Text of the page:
Beyond The Standard of Care
words by maryann brinley /
photograph by dan katz
bout 15 years ago, Robert E. Hudrick, DO, was in a private practice when a woman came in with a brand new diagnosis of Alzheimer’s disease. His boss referred her to an expert at a large medical center but when she returned for a follow-up visit, her prospects were still bleak. She had been told nothing could be done to alleviate the condition or stop the deterioration in her brain.
A week later, the invitation to participate in a clinical trial for Alzheimer’s disease landed in their Philadelphia office. “Talk about timing,” recalls Hudrick, who is a past winner of the SOM Family Medicine Educator of the Year Award. “The truth is: we as physicians weren’t able to offer this patient a whole lot. The standard of care was failing her. So when we called her back with this option to join a research study, she jumped at the chance to try the new medicine.
“What clinical trials do for us is take the normal practice of medicine beyond that standard of care. When we can’t provide a solution, when patients are languishing in their diseases, when their health situations are not improving, or when they face a progressively deteriorating condition, does it then become incumbent upon a practicing physician to do more?” The answer for Hudrick is “Yes.”
As a result of his experience with that Alzheimer’s patient, Hudrick “gravitated toward doing more and more trials.” In fact, he takes this call to action so seriously now that his clinical investigations as medical director of the SOM Cherry Hill Clinic are numerous and all over the human map: from diabetes, pneumonia, migraine headaches, asthma, fibromyalgia, chronic bronchitis, hypertension, and cardiovascular disease to borderline personality disorder, depression, and schizophrenia. Four are actively enrolling. Three should start shortly and others are proceeding as part of long-term plans and protocols. “To be honest, I choose trials predicated on not just how interesting they might be, but on how my patients will benefit. Many of the trials are for innovative medications, not just the new brand of an old drug. Yes, there may be some minor risk but the trials are generally very safe. I would never expose our patients to known or certain danger. Safety is first and foremost.”
What also benefits participants, especially those without health insurance or adequate drug coverage, is the opportunity to receive free medicine and testing for what may be chronic health conditions. “I had one gentleman taking a prescribed diabetes medication who participated in a trial which compared three drugs that were already out there on the market.” Randomized as part of the trial protocol to one of the three, this patient ended up receiving the same medication he had been taking, but getting it free for a year.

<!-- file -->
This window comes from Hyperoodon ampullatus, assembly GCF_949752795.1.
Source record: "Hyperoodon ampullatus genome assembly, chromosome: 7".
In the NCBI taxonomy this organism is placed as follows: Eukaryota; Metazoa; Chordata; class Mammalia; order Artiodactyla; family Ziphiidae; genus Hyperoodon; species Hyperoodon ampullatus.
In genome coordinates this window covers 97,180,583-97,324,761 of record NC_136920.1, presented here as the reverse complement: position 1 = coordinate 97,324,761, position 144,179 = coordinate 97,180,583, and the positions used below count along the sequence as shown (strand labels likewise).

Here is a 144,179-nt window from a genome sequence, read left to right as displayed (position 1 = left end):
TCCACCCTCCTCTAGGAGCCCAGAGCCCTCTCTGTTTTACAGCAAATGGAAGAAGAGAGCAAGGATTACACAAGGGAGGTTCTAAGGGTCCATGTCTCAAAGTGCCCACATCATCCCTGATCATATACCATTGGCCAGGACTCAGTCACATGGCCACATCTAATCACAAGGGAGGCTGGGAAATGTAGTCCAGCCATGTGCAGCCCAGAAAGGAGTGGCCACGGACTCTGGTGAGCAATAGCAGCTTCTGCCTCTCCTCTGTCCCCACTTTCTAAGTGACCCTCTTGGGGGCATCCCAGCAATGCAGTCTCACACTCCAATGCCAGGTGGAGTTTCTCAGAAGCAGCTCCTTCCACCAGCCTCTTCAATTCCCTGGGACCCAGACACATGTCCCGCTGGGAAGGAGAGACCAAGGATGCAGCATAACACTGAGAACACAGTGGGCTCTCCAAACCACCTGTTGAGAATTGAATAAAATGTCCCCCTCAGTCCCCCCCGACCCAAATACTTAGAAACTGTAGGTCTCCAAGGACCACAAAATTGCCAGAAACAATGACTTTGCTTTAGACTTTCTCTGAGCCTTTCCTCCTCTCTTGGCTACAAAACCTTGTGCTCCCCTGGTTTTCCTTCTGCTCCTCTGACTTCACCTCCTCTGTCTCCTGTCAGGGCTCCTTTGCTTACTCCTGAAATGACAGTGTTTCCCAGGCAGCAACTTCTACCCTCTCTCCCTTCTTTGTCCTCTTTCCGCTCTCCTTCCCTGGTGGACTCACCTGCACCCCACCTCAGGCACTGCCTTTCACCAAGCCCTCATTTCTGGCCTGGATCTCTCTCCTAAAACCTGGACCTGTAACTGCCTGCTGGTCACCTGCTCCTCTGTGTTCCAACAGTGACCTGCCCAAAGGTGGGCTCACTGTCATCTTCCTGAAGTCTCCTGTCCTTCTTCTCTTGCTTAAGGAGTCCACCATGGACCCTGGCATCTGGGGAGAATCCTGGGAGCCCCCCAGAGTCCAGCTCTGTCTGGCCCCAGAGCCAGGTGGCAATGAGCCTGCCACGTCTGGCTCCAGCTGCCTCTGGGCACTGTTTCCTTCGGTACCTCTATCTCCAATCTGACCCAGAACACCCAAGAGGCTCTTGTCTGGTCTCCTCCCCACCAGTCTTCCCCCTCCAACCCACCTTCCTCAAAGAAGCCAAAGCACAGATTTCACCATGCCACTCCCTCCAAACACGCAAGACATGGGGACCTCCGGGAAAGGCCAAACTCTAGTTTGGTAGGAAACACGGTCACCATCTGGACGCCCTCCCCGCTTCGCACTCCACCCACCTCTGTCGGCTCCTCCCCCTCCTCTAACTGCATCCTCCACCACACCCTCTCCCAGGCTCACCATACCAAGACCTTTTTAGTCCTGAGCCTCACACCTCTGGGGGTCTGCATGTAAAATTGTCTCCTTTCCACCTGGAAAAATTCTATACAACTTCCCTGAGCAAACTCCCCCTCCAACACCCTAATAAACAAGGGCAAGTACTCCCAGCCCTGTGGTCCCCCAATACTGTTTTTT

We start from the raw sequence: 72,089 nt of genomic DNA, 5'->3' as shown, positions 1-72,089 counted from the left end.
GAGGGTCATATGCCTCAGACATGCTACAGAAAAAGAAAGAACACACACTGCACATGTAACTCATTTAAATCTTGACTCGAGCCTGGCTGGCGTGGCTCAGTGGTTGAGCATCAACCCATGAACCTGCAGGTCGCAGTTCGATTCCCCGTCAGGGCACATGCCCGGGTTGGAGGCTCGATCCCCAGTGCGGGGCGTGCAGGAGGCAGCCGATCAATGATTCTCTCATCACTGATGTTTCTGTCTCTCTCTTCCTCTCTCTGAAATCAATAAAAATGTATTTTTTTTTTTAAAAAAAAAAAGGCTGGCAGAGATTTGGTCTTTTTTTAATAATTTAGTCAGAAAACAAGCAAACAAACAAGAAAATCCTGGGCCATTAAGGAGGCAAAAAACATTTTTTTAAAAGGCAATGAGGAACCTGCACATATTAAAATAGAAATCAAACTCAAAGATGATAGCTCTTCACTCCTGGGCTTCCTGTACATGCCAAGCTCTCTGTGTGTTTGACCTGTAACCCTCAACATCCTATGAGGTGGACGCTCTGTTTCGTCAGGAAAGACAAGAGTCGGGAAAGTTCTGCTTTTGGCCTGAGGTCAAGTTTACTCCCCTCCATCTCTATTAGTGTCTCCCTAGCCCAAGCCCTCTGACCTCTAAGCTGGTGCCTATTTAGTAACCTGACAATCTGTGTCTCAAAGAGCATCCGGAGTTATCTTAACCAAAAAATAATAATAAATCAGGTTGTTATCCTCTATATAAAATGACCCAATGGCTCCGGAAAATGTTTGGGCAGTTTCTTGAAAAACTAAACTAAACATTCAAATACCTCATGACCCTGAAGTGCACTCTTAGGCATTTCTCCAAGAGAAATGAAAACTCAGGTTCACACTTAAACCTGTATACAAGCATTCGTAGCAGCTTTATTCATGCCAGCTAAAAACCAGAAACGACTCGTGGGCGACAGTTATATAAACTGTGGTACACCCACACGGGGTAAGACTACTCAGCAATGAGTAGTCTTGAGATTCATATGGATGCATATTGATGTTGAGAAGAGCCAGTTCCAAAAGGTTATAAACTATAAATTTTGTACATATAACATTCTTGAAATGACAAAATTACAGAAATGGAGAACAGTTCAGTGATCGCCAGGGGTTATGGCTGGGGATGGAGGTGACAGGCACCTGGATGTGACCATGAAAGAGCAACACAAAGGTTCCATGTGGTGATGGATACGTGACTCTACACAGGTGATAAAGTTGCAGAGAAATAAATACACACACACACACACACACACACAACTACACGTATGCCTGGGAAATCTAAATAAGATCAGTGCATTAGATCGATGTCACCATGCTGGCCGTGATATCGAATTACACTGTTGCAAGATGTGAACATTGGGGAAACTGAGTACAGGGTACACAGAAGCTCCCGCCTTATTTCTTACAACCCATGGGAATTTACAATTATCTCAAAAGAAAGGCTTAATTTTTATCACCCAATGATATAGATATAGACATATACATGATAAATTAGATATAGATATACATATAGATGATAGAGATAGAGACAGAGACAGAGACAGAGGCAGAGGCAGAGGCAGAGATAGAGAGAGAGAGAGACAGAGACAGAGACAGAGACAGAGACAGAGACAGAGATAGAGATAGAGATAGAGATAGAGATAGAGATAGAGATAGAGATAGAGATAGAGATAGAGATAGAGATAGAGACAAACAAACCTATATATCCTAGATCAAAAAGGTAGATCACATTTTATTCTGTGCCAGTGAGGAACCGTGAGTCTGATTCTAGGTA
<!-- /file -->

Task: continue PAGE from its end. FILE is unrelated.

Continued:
Perhaps because of his energy and enthusiasm for this type of research medicine, Hudrick often has no trouble filling the patient quotas. He explains that a company usually has a reasonable idea of how difficult it will be to satisfy a trial’s need for human subjects, especially in complex situations where the parameters are very detailed for choosing willing individuals. “For example,” Hudrick explains, “we have a headache trial right now with seven people but the company expected us to find only five.” Communication between principal investigators and the drug companies is crucial, he believes. “You shouldn’t have to depend upon receiving a flyer, brochure or word of mouth about a new trial.” For Hudrick, the monitors who regularly oversee his investigations often alert him to upcoming studies being undertaken by their firms. What he envisions for UMDNJ and its affiliates are more organized, regular updates from drug companies. “These companies are looking for patients. We have them.”
The SOM clinical trials department under the stewardship of coordinators Marcia Fogle, RN, Karen Maslowski, RN, and Patricia DeVito, RN, is key to Hudrick’s success. “They are so experienced. There are no glitches.” When companies he works with — Eli Lilly, AstraZeneca, Johnson & Johnson, Merck, Oscient Pharmaceutical, Aventis, for example — see the work that these professionals do, “They say, ‘My goodness, here’s a place where I don’t need to worry about all the i’s being dotted and t’s crossed.’” In terms of cost benefit, he says that clinical trials can financially benefit the University. At SOM, he is part of a task force committee with the directive to resolve funding issues, to establish a working relationship with the pharmaceutical industry and the federal government and to further shorten the legal process. According to Hudrick, the Institutional Review Board (IRB) is doing very well in streamlining approvals and turning paperwork around faster.
Hudrick’s ultimate goal would be to design his own trials: “To meet the needs of our patients rather than simply waiting for a pre-designed study to come along.” Opening up the channels of communication with the pharmaceutical companies is a step in the right direction. “Our clinical docs and PhD researchers are working from the standpoint: Here’s a problem. Let’s find the answer. Too much lab work dies on the vine without ever getting to the patient.”
A Penn State graduate, Hudrick decided on a career in medicine in his senior year. “Really, it was spring of my last year there” in central Pennsylvania’s so-called Happy Valley. An undergraduate business major, he remembers thinking, “Why not give medicine a try? Medicine looked worthwhile and extremely challenging. And believe me, it is.”